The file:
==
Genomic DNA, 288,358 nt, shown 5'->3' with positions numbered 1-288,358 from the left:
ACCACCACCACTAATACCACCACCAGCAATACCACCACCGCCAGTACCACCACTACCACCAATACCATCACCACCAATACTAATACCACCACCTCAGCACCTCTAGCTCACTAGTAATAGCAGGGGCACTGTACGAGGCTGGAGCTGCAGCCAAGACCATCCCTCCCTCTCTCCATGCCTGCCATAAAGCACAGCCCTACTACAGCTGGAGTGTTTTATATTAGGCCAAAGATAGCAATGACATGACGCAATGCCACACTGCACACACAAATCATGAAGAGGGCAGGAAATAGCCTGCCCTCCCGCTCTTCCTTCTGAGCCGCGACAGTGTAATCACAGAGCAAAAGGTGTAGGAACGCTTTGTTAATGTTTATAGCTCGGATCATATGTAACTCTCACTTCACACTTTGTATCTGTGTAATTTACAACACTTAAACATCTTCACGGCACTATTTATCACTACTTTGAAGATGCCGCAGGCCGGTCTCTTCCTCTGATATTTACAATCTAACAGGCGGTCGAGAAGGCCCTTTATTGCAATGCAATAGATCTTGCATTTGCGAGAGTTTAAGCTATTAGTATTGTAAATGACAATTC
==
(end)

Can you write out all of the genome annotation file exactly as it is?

Genomic DNA, 288,358 nt, shown 5'->3' with positions numbered 1-288,358 from the left:
ACCACCACCACTAATACCACCACCAGCAATACCACCACCGCCAGTACCACCACTACCACCAATACCATCACCACCAATACTAATACCACCACCTCAGCACCTCTAGCTCACTAGTAATAGCAGGGGCACTGTACGAGGCTGGAGCTGCAGCCAAGACCATCCCTCCCTCTCTCCATGCCTGCCATAAAGCACAGCCCTACTACAGCTGGAGTGTTTTATATTAGGCCAAAGATAGCAATGACATGACGCAATGCCACACTGCACACACAAATCATGAAGAGGGCAGGAAATAGCCTGCCCTCCCGCTCTTCCTTCTGAGCCGCGACAGTGTAATCACAGAGCAAAAGGTGTAGGAACGCTTTGTTAATGTTTATAGCTCGGATCATATGTAACTCTCACTTCACACTTTGTATCTGTGTAATTTACAACACTTAAACATCTTCACGGCACTATTTATCACTACTTTGAAGATGCCGCAGGCCGGTCTCTTCCTCTGATATTTACAATCTAACAGGCGGTCGAGAAGGCCCTTTATTGCAATGCAATAGATCTTGCATTTGCGAGAGTTTAAGCTATTAGTATTGTAAATGACAATTC